Testimony of Annette Smith, Vermonters for a Clean Environment S. 52
Vermont Senate Finance Committee
Feb. 7, 2016
My name is Annette Smith. I am Executive Director of Vermonters for a Clean Environment. Thank you Madam Chair and the Committee for inviting my testimony today. For the last two years I have worked with Vermonters involved with solar projects to assist them in participating in the process at the Public Service Board. For nearly eight years I have worked with Vermonters involved with wind projects and have assisted towns and neighbors with their participation at the PSB. I have also worked with Vermonters on biomass plant applications to the PSB.
Senators Lyons, MacDonald, and Sirotkin may recall I asked to testify to this committee last year, after the Attorney General’s investigation — following up on a complaint that I was engaged in the unlicensed practice of law by assisting Vermonters in participation at the PSB — was closed. The summary of my testimony was that the AG’s investigation proved that the PSB is a legal process and the public gives up rights when they attempt to participate without a lawyer, and the public needs a lawyer.
The day after my testimony, the PSB Working Group was added to S.230, which became S.260 and enacted as Act 174. I was invited to present to the Act 174 Working Group and offered substantive input on problems and solutions.1 S.52 proposes amendments related to PSB proceedings based on the recommendations of the Working Group. The purpose of S.52 relates to the public’s access to PSB proceedings.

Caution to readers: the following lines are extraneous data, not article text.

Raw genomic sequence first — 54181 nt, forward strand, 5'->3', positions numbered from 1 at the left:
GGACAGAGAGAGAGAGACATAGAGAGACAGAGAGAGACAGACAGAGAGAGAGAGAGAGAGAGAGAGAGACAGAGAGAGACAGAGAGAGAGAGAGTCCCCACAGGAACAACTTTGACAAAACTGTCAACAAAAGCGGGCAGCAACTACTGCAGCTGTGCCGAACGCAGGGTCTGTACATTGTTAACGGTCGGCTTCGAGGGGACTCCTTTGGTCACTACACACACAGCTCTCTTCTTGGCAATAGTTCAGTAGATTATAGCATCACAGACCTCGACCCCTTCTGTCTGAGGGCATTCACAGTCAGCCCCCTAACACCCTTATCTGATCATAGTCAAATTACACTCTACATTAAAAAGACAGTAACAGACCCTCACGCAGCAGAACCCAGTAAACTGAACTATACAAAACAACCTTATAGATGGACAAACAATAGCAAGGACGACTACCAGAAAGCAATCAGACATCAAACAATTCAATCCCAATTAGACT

Before I comment on the specifics in S. 52, I would like to offer some new perspective on the challenges that Vermonters who are neighbors of proposed renewable energy projects face when confronted with a project in their community. These challenges extend to towns and regions, not just neighbors.
My thinking on this topic has evolved in the last year, and especially in recent days because of a recent PSB Order. I have realized that the problems the Vermont public experiences with the PSB process go beyond the specifics of what happens during PSB proceedings, and are much more extensive due to the statutes put in place by this legislature, the way the PSB is interpreting those statutes, and the PSB’s ability to make a finding of “the public good”, which is not defined.